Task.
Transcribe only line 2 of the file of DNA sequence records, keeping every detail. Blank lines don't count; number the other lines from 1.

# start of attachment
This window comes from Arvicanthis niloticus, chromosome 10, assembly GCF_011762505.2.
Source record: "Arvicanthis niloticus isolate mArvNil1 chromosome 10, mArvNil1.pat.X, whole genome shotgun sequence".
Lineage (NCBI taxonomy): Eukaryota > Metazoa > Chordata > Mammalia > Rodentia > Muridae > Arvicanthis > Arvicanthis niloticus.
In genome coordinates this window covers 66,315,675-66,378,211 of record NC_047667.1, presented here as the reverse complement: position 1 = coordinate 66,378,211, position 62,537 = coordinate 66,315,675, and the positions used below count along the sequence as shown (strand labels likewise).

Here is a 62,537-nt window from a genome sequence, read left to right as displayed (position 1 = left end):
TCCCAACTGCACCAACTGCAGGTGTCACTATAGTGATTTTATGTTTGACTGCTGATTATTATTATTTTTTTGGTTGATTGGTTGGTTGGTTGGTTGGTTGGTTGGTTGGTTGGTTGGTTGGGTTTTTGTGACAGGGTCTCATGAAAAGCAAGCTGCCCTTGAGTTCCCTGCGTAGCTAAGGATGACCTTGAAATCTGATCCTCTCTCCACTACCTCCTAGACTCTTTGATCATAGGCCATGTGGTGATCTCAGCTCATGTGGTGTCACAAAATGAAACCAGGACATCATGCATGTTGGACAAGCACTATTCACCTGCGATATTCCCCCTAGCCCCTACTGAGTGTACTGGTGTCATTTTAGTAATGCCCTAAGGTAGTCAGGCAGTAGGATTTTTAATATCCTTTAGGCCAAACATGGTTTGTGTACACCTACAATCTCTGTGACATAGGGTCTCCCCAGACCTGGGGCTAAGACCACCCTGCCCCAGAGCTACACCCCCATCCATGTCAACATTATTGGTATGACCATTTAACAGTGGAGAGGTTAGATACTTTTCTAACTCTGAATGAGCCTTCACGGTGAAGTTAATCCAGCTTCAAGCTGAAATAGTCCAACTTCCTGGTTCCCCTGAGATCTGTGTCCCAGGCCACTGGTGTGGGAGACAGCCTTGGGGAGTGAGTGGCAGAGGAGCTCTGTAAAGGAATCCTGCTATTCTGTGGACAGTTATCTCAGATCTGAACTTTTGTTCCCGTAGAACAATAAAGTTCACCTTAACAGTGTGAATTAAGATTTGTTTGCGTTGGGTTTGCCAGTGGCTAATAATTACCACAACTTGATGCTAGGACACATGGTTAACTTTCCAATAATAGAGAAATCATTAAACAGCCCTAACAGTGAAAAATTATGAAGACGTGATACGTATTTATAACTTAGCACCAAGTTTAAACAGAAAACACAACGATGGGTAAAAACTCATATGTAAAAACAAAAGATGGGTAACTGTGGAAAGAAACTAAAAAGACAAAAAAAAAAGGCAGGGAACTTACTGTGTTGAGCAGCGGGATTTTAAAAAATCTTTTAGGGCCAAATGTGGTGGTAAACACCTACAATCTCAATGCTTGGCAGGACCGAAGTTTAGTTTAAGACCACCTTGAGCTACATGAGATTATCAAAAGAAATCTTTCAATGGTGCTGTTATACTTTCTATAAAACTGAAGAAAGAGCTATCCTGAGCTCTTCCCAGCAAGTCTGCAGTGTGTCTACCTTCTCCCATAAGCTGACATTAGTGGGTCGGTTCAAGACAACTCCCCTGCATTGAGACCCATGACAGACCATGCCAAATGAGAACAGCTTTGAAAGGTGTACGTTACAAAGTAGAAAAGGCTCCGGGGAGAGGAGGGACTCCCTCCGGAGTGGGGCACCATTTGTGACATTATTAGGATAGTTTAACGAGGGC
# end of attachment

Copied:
Source record: "Arvicanthis niloticus isolate mArvNil1 chromosome 10, mArvNil1.pat.X, whole genome shotgun sequence".